• Thank you very much! I actually proof read this one as my questions normally make sense in my head and then once I type things out, well, not so much anymore. Side note, how do we “invent” an appropriate term if none exists? – lustig Dec 1 '18 at 22:34
  • Bit of a dunce moment. Just posted an answer. – miltonaut Dec 1 '18 at 22:59
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    I wouldn't call that dunce at all. I like to think of any degree of complex thought (or recall) as trying to examine a snowflake on a hot frying pan or perhaps looking into the sun. The closer you look, the harder it is to discover more detail. We just have to let these things return to us; and they generally do in time. – lustig Dec 3 '18 at 15:22
  • This is not about English, or any other natural language, but some odd kind of logic. Please be clear: real people with relevant experience no not think that way. If you want to speak about the character, then the character said (blah lah). If you want to speak about the actor, then acting as (character), (actor) said (blah lah). I suggest this is difficult only for people with no relevant experience. – Robbie Goodwin Dec 13 '18 at 21:11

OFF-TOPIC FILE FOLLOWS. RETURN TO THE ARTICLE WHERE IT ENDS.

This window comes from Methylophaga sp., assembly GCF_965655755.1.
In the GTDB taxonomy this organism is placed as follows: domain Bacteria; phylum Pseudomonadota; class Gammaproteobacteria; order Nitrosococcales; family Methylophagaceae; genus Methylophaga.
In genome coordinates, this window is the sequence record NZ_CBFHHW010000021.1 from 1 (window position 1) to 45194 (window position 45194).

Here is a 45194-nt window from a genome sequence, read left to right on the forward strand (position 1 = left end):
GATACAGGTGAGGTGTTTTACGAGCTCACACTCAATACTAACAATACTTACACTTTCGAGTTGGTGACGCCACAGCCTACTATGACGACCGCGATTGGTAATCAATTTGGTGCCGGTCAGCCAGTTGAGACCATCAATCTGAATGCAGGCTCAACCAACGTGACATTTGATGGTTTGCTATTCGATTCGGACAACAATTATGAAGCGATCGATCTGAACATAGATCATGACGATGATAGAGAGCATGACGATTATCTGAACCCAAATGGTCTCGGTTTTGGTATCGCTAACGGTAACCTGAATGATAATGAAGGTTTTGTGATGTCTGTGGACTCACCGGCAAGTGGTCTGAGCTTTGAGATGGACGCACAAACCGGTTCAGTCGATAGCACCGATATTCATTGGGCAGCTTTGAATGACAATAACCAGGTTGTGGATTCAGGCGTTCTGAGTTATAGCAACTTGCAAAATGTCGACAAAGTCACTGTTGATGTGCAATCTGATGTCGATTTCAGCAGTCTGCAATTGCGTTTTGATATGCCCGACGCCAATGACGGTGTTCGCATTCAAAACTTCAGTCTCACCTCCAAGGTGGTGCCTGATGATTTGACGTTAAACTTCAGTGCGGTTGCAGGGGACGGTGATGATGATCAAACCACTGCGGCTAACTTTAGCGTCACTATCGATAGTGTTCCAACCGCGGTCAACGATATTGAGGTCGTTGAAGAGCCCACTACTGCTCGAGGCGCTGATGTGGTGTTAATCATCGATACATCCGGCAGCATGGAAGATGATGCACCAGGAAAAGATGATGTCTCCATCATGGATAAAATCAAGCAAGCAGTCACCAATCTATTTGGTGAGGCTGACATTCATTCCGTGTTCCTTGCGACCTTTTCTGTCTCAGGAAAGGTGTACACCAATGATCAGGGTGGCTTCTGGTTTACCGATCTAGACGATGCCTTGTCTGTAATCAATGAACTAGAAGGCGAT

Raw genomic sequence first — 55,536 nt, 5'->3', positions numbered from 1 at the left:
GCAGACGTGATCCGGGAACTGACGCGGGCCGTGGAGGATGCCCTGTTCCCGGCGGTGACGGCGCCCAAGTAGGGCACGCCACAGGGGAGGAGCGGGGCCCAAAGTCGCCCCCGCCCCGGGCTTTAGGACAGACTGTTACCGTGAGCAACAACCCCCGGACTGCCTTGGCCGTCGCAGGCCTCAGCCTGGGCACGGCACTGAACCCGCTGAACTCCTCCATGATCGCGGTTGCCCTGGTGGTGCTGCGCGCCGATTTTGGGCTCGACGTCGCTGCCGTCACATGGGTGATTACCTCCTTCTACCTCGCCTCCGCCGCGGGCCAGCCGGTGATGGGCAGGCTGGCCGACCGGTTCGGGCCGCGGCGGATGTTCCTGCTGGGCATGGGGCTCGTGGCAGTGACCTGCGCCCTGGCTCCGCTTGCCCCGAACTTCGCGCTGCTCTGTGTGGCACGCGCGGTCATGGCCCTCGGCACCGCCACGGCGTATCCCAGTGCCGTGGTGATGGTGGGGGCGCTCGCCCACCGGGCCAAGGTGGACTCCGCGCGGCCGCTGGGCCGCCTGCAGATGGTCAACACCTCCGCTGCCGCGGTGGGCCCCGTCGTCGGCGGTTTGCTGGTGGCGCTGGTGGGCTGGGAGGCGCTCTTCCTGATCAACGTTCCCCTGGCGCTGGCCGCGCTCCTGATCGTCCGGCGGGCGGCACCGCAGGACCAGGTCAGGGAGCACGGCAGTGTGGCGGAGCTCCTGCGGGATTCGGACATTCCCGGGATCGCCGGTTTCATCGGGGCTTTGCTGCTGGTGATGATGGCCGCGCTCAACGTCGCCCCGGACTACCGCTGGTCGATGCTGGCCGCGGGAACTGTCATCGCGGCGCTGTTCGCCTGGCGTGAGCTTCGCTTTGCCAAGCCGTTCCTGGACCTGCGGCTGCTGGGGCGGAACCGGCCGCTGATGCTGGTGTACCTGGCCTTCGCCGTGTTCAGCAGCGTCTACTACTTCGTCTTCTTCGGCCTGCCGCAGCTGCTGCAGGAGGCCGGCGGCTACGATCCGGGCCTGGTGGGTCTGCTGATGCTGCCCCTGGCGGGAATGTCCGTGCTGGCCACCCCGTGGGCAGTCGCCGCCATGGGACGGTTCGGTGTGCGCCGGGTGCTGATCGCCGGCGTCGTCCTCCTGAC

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When we discuss kinds of narrative perspective (first, second, third person; limited, omniscient, and other aspects), we would be discussing how that perspective is portrayed within a narrative context. So much of the answer depends on the context in which we're reading or viewing the narrative. What perspective do we take?

  1. If the narrative is the actual film, then the perspective is most likely third person, since in film the perspective of the audience is from outside the perspective of the character. Exceptions include films with voice over narration, which invite the perception that a character is narrating the story. That technique incorporates a first-person perspective into the film. (See Stand By Me.)
  2. If the narrative context is strictly defined as what the character is saying, then Bob Smith is speaking in first person.